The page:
Small businesses that take this path are not doing this for an outrageous monetary exit, but rather to ensure that the quality, integrity and continuity of the business is assured. Very often, entrepreneurs who take this path are not motivated by personal glory or money, but rather are seeking buyers who will preserve what is important to the founder.
Bleed to death
There are some business owners who bleed their company dry. Such people pay themselves a chunk of salary and a bonus, irrespective of their company’s performance.
Some of them give themselves five to ten times the dividends that the other shareholders receive. Although these activities are illegal in public companies, they are perfectly legal in private companies.
In these “cash is king” companies, the owners do not reinvest in their business nor do they consider growing their business. Rather than reinvesting money in growing their business, these companies, keep investments minimal and withdraw huge amounts of cash and live off the income of these businesses.
Keep in mind that in most businesses, cash that is taken out for personal use is no longer available to the business for reinvesting. If your business plan deems that you must invest to grow, then of course, this is not a viable option.
There are other ways that a “cash is king” exit could work. You could get your family to loan you a large sum of money and pay high interest for the loans. This way the cash is kept in the family.
A final note on exit
No matter what your exit strategy is, it is important to note that the valuation of your company is primarily driven by two factors. The paramount of which is the cash flow derived from the revenue that you generate. The other most important factor is growth. Therefore, time and pace your exit when your cash flow is maximised and when growth is poised to peak.
In fact, when you think about it, this is a truism that is applicable in your professional career or business. Always exit on a high note. Look around you. Great business leaders remain great because they exited at the peak of their company and personal growth.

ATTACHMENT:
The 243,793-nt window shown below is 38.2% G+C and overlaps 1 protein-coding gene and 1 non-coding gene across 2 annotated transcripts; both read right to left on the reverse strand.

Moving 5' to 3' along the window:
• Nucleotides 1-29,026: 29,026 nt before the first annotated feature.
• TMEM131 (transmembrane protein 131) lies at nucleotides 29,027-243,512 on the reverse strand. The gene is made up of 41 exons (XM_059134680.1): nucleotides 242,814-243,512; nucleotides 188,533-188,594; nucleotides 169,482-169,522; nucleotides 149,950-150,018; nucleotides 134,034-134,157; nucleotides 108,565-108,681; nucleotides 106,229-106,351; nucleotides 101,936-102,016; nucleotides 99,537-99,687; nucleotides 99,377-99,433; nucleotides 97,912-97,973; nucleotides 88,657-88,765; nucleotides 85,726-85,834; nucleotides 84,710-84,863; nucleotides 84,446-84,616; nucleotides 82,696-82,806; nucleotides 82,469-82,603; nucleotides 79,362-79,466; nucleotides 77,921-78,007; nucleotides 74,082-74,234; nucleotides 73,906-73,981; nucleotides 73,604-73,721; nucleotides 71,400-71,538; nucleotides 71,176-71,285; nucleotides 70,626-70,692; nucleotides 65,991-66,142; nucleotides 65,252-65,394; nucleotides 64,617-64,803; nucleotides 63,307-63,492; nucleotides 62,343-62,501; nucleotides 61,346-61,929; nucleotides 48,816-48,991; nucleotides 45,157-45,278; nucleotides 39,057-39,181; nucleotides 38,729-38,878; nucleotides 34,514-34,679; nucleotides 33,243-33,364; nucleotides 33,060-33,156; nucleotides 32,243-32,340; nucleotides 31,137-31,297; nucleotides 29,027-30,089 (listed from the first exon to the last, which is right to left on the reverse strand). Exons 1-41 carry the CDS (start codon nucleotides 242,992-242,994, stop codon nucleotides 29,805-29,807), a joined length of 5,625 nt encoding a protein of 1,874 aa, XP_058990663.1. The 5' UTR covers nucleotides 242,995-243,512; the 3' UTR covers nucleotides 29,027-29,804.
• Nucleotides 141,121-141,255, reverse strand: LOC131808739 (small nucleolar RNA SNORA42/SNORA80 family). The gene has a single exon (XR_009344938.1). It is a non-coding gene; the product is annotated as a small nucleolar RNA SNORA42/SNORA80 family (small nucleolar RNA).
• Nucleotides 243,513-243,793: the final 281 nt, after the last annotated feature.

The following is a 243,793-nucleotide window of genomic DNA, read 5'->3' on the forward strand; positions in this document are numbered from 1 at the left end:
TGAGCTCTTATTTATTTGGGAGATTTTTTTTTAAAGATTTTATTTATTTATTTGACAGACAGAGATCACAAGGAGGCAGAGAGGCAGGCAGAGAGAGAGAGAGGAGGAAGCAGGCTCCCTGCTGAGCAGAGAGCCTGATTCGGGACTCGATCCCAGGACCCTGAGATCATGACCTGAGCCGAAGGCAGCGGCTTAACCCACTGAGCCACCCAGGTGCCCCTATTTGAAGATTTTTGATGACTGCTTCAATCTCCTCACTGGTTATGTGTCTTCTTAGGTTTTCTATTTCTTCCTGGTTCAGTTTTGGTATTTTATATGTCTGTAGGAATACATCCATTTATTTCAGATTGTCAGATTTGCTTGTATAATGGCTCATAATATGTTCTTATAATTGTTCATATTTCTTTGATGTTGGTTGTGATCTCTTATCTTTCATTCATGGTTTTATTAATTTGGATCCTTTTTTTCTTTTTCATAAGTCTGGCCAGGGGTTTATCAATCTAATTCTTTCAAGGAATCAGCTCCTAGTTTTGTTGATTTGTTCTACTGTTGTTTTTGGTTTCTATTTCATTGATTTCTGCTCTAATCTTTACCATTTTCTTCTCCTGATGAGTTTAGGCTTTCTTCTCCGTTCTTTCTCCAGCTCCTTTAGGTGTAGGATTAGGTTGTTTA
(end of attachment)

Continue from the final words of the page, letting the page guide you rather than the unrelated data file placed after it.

As the famous Aesop fables teaches us “Affairs are easier of entrance than of exit; and it is but common prudence to see our way out before we venture in.”
John Lincoln has over 20 years telecommunications experience in the USA, Japan, Europe, India, Dubai, Malaysia, Latin America and various other countries. He has extensive senior expertise in international telecommunications sales, marketing, business development and customer service delivery. John also has executive experience with general management, marketing, P&L, product development and revenue management responsibilities in both consumer and enterprise segments for both the fixed and mobile sectors. In addition John has an impressive operational and management portfolio of established proven expertise in incremental business value creation and management of large multi-cultural teams in Vodafone Global in the UK, Japan Telecom in Tokyo, AirTouch and Pacific Bell (now AT&T) in San Francisco and Tokyo, Airtel in Delhi and other telecom and technology companies. Additionally he has extensive large scale business development, M&A and operational project experience across the USA, Europe, Asia and Latin America. John has an MBA and MS in Telecommunications from the Golden Gate University in San Francisco, California, USA. You can find John’s personal blog at johnlincoln.blog. com. He can be contacted via: john.lincoln@ gmail.com, Twitter: @lincolnjc.